Human- Animal Interaction to Support Well- Being at University: Experiences of Undergraduate Students in the UK

Aliya Khalid, Anne Rogers, Emily Vicary, Helen Brooks

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Abstract

In the context of increasing concerns about student mental health and the therapeutic value of companion animals for mental health, there is limited understanding of the
potential contribution of human-animal
interaction in relation to undergraduate well-being.
This study aimed to develop an in-depth
understanding of the meaning and well-being
roles
attributed to human-animal
interactions by undergraduate students in the UK. Using a qualitative
research design, semistructured interviews were conducted with 60 students aged between
18 to 23 years at a UK university of whom 39 implicated the role of companion animals
in their well-being
and were included in analysis using inductive thematic analysis. The most
commonly reported form of human-animal
interaction was contact with companion animals
who either lived with participants, their families, or other friends and acquaintances. Actual
and potential benefits of human-animal
interaction for undergraduate students included helping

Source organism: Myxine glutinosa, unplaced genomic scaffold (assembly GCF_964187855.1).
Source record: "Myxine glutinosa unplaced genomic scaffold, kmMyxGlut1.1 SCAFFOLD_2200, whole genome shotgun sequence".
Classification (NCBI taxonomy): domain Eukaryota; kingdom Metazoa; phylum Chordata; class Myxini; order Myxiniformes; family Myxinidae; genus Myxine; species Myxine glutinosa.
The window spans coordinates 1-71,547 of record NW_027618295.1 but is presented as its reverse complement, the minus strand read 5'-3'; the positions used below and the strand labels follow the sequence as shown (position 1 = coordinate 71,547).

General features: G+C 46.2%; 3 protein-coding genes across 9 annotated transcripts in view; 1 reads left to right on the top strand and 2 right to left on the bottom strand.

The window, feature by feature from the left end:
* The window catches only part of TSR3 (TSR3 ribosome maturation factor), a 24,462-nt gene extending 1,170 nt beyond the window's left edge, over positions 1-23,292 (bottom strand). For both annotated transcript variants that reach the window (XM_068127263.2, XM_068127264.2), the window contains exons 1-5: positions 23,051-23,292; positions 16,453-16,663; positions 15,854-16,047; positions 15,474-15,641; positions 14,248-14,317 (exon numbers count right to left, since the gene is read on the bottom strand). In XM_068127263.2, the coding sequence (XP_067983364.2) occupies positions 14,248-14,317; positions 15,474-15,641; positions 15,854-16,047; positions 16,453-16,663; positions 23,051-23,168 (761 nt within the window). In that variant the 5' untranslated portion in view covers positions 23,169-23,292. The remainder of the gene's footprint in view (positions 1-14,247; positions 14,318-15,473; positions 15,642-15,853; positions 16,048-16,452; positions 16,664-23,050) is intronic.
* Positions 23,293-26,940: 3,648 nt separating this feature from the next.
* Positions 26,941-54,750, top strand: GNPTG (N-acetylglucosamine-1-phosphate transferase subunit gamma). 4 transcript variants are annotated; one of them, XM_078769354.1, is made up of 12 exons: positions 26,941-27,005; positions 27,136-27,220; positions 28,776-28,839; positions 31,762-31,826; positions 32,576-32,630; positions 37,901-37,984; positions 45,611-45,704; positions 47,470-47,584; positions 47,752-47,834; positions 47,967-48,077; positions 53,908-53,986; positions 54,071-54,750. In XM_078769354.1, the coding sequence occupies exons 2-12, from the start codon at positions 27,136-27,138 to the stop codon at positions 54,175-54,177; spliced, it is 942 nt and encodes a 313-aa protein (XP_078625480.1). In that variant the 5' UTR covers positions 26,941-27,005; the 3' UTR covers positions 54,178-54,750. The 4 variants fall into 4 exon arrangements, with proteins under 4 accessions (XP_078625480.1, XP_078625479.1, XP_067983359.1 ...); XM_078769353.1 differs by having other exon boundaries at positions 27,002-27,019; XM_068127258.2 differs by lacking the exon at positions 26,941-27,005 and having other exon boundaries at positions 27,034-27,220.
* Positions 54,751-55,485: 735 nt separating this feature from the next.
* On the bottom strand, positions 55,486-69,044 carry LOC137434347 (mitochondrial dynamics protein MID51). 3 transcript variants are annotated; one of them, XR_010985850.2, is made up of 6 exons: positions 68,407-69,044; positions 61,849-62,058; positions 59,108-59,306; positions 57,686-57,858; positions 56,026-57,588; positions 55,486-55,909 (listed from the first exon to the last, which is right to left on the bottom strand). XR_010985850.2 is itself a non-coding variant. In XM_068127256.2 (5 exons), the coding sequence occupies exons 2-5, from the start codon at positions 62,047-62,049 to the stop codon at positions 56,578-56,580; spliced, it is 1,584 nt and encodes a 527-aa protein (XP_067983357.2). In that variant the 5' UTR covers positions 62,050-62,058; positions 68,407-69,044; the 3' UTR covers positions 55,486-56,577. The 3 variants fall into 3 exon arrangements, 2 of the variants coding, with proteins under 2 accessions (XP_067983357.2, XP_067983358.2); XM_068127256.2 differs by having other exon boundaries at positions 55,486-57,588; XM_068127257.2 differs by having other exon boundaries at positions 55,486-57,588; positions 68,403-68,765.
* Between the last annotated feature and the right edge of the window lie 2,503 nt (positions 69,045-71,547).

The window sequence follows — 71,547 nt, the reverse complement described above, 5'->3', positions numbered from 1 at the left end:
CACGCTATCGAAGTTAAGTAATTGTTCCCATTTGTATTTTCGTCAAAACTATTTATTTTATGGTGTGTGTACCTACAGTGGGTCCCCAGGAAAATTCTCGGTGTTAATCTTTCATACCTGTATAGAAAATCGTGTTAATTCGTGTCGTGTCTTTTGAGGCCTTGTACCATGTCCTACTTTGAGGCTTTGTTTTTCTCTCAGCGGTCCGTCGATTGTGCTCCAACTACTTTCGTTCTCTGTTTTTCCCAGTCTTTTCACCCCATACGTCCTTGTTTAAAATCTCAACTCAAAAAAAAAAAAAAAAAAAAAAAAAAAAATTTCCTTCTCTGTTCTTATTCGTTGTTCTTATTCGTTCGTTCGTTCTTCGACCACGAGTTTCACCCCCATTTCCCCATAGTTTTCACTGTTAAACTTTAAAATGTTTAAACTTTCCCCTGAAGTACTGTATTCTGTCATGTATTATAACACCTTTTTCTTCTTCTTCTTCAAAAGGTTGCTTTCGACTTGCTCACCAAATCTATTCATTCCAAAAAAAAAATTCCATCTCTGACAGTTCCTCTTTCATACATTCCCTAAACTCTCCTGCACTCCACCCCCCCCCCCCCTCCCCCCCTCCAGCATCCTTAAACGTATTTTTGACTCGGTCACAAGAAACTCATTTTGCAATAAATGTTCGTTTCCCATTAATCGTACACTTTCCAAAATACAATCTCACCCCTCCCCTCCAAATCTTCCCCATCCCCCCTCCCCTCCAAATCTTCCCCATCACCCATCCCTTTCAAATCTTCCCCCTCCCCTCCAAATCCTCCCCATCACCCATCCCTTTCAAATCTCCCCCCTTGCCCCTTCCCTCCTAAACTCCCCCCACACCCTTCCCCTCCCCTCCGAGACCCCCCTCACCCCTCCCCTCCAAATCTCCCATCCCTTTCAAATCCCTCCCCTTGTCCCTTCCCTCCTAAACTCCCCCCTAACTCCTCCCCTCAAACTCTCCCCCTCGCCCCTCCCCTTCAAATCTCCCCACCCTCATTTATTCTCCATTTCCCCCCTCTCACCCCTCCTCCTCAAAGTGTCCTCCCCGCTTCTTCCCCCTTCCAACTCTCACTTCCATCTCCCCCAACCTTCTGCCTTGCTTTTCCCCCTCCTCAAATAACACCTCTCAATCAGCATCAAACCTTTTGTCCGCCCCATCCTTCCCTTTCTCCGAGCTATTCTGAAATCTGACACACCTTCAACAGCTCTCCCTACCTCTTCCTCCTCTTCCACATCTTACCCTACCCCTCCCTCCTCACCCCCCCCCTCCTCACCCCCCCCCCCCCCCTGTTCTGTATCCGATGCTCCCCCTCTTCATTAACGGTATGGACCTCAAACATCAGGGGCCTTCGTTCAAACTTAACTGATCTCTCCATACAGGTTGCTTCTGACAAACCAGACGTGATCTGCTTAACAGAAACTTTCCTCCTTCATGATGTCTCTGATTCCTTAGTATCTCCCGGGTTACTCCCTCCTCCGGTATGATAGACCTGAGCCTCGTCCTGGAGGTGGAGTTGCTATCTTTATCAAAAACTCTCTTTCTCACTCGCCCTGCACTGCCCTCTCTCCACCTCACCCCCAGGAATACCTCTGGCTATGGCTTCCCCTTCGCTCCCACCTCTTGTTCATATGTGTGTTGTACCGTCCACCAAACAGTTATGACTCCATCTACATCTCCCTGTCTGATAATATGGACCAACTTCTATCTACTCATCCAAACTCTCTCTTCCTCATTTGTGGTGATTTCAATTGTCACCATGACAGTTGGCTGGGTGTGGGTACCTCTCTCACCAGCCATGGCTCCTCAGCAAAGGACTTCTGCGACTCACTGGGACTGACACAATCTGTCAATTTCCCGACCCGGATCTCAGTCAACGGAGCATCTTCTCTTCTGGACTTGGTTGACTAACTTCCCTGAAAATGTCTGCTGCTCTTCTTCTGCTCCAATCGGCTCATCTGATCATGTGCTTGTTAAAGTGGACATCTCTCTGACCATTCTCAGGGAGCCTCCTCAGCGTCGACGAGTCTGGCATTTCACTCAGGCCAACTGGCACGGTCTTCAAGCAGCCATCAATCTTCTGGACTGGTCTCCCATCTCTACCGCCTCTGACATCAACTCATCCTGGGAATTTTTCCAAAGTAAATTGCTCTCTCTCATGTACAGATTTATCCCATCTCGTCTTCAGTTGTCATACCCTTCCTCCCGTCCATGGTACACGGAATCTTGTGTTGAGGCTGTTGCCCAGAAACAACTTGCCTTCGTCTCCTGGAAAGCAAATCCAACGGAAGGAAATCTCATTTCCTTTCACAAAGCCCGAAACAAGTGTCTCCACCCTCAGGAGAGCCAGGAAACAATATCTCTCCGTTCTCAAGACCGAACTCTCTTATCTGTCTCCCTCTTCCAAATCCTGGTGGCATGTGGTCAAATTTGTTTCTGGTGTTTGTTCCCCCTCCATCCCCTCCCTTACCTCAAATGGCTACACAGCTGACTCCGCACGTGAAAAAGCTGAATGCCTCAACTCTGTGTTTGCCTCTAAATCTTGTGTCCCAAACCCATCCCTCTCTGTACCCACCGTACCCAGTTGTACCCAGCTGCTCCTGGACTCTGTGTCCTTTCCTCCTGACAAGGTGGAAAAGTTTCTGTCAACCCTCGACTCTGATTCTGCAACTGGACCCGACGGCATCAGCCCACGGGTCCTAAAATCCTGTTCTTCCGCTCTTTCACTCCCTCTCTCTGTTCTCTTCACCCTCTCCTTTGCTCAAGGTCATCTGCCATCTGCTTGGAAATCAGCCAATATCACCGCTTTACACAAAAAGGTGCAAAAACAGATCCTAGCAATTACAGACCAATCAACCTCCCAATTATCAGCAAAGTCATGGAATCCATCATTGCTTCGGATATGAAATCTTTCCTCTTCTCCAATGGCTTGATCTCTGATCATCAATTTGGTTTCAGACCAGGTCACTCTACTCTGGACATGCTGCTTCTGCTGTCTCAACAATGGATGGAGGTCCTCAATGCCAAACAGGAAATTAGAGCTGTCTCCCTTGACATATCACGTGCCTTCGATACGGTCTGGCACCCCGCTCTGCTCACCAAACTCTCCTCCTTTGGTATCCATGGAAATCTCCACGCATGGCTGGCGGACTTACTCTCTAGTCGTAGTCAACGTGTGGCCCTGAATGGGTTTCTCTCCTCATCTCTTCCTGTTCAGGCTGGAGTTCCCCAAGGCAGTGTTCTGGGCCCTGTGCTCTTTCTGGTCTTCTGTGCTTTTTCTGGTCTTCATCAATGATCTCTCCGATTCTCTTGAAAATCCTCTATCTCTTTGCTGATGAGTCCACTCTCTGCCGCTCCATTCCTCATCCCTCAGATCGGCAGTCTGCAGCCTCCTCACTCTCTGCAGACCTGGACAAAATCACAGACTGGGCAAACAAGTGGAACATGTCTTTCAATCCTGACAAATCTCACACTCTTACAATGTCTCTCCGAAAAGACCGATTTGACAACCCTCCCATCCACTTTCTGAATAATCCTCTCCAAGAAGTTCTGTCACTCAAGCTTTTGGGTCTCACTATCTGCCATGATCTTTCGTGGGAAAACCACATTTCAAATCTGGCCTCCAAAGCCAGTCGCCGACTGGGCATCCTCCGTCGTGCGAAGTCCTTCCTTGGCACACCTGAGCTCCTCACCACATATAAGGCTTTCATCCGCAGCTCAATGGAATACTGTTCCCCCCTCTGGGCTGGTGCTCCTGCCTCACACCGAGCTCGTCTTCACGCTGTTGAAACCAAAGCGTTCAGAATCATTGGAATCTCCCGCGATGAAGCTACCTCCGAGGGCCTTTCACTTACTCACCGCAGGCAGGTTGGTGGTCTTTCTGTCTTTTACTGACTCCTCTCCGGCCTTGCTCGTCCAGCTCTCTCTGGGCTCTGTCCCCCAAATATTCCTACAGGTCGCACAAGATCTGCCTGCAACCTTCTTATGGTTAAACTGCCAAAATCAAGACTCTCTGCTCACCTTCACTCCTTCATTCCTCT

students to manage a felt or experienced pressure to be independent, ameliorating loneliness
and boredom, providing connections to support networks on and off campus, imparting
emotional support during times of uncertainty and change, and directly facilitating social interaction.
Companion animals were considered an important continuation of and connection to
students’ previous lives, which helped them to manage the university transition and maintain
a positive sense of self. Barriers attributed to companion animal ownership included the lack
of practicability of caring for a companion animal while at university because of living arrangements,
financial constraints, and the time pressures associated with being an undergraduate
student. As a result, participants described alternative ways in which students could interact
with animals, which included regular and frequent service/therapy dog visitations, links to local animal shelters and zoos, and smaller companion animal presence in classrooms and in university halls. This study provides unique and tailored insight into the value of human-animal
interactions for undergraduate students’ mental well-being
and the ways in which this could be
harnessed to promote well-being.
Original languageEnglish
JournalPeople and Animals: The International Journal of Research and Practice
Volume4
Issue number2
Publication statusPublished - 14 Sept 2021

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